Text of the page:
Imagine walking through the streets of Tel Aviv a few hours before Passover begins, only to see everyone around you carrying flowers, bottles of wine, gift bags, chocolates and other goodies to bring especially for the seder. As an American woman living in Tel Aviv, I was filled with a feeling of pride when I saw how everyone was preparing for Passover all at the same time. It’s an incredible site to see an entire country coming together as one to celebrate such a sacred Jewish holiday. I can appreciate it all the more compared with my memories of Passover at home, in the US.
Memories last a lifetime
Three sights in particular really left me with a lasting impression. First, I will never forget looking out the car window as my Israeli boyfriend and I drove to his family’s seder. Each car we passed was filled with families and friends who were also on the way to their seders. The streets of Tel Aviv were pretty much empty, aside from a few people walking to their respective seders. It was at this very moment that I realized how special Passover is in Israel.
The second site that I will never forget was the burning of the “chametz” in the street. I was leaving work the morning before Passover and I noticed a cloud of smoke in the air. I thought there might have been a car accident. I asked my friend, “I wonder what happened up there, maybe a car accident?” My friend, who is a native Israeli, responded, “No, it’s just the burning of the chametz. They do it every year at this time, before Pesach begins.” And sure enough, as we passed the smoke filled air, I noticed a huge pile of trash being burned in the street. I will never forget this visual, especially because in the US just a few people from my family’s synagogue gather together to burn the chametz privately. In Israel, however, burning the chametz is just another regular Passover tradition done in public places, an act which I found very unique and uplifting from an American perspective.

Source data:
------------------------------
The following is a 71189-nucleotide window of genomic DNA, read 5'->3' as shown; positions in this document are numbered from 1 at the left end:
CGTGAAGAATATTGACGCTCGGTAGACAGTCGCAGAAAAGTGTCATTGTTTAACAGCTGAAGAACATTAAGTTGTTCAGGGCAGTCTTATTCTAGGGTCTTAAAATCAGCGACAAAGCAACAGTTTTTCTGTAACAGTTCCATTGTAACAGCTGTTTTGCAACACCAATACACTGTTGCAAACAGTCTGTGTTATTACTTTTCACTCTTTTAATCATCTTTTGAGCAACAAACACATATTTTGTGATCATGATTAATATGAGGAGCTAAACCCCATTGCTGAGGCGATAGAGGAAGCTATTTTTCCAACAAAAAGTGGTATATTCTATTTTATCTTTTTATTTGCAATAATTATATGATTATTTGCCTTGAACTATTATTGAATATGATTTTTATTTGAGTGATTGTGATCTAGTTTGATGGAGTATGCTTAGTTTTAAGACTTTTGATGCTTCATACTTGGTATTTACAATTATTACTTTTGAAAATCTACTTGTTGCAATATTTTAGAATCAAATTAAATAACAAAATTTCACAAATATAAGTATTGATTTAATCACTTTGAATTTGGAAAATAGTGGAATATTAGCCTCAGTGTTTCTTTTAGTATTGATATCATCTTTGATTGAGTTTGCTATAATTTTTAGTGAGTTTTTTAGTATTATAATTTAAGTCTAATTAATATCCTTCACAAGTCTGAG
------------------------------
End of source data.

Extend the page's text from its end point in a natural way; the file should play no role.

The third image which impacted me were the amount of children present at the seder. To me, the presence of children demonstrates growth and strong family values, a feeling which is very common in Israel. Sitting at a seder table with 10 children laughing, singing and reading portions from the Haggadah really showed me how connected the Jews (both religious and non-religious) in Israel are to the holidays.
As the Pesach sedar continued, I began to really feel as one with Israel. And, as I sat down at the beautifully decorated seder table set for 25 guests, I felt like the luckiest woman in the world to be celebrating such a special holiday in the Jewish homeland.
Spending Passover in Israel has been a truly uplifting, eye-opening experience. With that in mind, I hope that everyone reading this should get to spend at least one Passover in Israel, and to feel the pride that a united Jewish country has during the holidays.